Looking Forward to Next Week’s DiMoDA 2.0 Launch

by Michael Anthony Farley on September 2, 2016 Blurb + Go See


I can probably count on one hand the number of times an exhibition has made me completely reconsider how a viewer relates to an artwork, and how an artist might expand the limits of a given medium. The works of Meleko Mokgosi and Jessica Stockholder, for example, have little to with each other except that they have caught me off-guard for their respective abilities to stretch the predictable, tired-old field of painting into new immersive possibilities.

But digital art seldom genuinely surprises me. I suspect that this is, in part, because we’ve come to expect it to be novel, wondrous, or “medium-is-the-message” self-reflexive. In particular, virtual reality is a technology we’ve collectively anticipated for so long that it’s almost always underwhelming when actually experienced. The first time I “visited” the Digital Museum of Digital Art through an Oculus Rift, however, was one of those rare, memorable art-viewing phenomena that excited me about new potentials for making and experiencing artwork.

I was in an abandoned pharmacy, during Miami Beach’s Satellite Art Fair. After putting on the device, I was also on an alien beach, walking towards a piece of fantastical architecture. There was a thrilling realization that this was it: the moment we’d been promised all our lives by science fiction had arrived.

It was worth the wait. What really struck me about DiMoDA 1.0 was how cleverly the artists in the inaugural VR exhibition worked with this strange new context—in Jacolby Satterwhite’s “installation,” the established rules of gravity no longer applied. His digital sculptures could be seen from above, thanks to the viewer’s non-body’s newfound ability to jump impossible heights and float leisurely around an artwork. It was utterly unlike anything I had ever experienced, yet vaguely familiar to the acts of playing a video game or visiting a physical gallery.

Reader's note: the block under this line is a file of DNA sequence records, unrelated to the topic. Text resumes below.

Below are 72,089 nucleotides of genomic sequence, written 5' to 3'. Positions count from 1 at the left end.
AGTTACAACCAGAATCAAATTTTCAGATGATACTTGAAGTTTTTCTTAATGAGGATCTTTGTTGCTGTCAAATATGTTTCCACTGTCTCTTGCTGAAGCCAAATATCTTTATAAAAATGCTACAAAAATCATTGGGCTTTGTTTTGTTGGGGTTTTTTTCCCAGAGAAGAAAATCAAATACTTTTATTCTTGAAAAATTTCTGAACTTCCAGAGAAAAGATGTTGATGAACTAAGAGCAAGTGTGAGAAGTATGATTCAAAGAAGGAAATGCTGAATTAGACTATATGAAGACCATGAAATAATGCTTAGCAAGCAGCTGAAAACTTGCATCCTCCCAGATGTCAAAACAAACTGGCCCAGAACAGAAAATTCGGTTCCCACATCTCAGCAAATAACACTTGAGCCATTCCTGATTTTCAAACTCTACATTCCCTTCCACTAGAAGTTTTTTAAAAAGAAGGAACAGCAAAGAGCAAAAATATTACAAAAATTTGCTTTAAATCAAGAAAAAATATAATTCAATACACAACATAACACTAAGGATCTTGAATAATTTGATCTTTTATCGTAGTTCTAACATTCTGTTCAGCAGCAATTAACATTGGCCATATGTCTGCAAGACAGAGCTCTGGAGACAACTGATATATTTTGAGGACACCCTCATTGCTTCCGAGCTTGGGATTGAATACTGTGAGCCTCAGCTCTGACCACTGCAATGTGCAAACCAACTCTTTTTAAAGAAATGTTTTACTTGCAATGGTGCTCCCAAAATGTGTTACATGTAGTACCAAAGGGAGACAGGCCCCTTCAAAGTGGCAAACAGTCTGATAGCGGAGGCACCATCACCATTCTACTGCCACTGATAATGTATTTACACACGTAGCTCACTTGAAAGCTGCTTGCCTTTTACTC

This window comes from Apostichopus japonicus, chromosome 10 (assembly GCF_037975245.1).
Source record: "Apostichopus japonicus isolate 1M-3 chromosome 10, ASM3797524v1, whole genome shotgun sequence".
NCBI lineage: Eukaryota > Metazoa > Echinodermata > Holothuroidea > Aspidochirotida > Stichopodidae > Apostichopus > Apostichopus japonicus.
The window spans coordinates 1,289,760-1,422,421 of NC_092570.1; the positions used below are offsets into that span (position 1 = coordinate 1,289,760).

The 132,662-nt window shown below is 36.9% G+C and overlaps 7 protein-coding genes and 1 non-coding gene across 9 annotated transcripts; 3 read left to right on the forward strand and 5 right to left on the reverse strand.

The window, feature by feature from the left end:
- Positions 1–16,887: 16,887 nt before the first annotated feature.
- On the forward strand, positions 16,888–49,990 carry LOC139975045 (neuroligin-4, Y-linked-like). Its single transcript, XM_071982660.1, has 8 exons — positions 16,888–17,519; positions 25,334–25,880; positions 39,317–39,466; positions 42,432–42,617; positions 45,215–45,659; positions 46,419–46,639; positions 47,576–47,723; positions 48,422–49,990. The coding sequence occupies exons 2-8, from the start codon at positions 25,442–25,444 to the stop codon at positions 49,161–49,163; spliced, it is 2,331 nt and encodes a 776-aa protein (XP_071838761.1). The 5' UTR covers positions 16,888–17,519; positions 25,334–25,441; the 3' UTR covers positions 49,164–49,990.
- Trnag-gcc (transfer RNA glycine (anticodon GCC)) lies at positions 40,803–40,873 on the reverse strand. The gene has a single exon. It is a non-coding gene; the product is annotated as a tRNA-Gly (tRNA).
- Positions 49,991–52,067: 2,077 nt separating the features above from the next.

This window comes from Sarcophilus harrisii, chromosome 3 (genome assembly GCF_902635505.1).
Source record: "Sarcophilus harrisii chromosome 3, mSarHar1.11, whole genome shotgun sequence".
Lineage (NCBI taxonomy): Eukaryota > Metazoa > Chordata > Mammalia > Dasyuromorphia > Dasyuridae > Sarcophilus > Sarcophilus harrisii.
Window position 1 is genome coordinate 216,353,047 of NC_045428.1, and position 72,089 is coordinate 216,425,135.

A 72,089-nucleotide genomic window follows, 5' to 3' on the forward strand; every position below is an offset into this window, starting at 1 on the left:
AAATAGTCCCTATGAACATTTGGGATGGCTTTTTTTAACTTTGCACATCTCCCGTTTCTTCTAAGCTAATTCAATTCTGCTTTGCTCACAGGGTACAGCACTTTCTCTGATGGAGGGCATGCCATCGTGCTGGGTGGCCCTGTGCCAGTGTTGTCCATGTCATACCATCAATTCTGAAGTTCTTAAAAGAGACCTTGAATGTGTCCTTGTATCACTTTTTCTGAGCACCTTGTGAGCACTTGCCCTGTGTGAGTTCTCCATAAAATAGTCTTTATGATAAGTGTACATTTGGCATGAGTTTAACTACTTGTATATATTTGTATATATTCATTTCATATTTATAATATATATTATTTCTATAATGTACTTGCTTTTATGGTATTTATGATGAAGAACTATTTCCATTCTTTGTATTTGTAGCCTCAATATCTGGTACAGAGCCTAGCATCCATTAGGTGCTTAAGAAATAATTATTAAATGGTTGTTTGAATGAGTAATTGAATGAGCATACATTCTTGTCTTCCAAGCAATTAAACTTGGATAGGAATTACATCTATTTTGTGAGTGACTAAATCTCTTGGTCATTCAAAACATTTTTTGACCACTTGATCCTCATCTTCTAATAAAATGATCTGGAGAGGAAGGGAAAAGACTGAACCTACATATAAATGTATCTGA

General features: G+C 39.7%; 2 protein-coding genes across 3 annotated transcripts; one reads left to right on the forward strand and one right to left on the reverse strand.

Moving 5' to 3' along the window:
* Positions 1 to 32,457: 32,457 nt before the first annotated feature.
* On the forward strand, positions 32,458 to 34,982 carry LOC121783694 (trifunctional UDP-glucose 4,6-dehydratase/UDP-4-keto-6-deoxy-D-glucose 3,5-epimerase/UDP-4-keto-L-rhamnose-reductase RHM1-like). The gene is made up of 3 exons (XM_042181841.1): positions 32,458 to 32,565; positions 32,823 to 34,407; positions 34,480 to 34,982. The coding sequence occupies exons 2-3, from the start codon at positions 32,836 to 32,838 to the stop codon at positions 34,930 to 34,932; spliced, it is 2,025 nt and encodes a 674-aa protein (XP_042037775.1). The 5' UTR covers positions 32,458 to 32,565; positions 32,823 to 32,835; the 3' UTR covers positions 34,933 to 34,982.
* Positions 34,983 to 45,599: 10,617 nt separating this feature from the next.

Unlike so much early-adopter work for new technologies, the artists in the first iteration of DiMoDA—Claudia Hart, Tim Berresheim Jacolby Satterwhite, Salvador Loza and Gibrann Morgado—didn’t produce something that felt like a product demo. The show was a singular, subjective experience that didn’t feel like it had anything to prove.


Almost a year later, I’m curious to see how DiMoDA’s second exhibition Morphḗ Presence —which launches Friday at Superchief Gallery in Greenpoint—turns out. Founders Alfredo Salazar-Caro and William Robertson have brought curators Eileen Isagon Skyers and Helena Acosta onboard for DiMoDA 2.0, and it looks like the program will delve more deeply into both ontological concerns of digital artmaking as well as political issues. Miyö Van Stenis, for example, is presenting “Miyö’s War Room” within the museum. Her work deals with issues of design and ergonomics as well as sociopolitical conflicts in her native Venezuela. It seems that as the VR medium matures out of its novelty, it’s being applied to a broader set of conceptual concerns. Rosa Menkman works with “glitch” aesthetics and the corruption of data. I can only imagine what a buffering, unstable VR environment would look like. Holodeck malfunctions, however, always lead to the weirdest episodes of Star Trek.

DiMoDA 2.0: Morphḗ Presence opens at Superchief Gallery in Brooklyn on September 9th 6PM – 10PM and closes September 29th 6PM – 10PM.

Artists: Miyö Van Stenis, Brenna Murphy, Theo Trian, Rosa Menkman

Comments on this entry are closed.

Previous post:

Next post: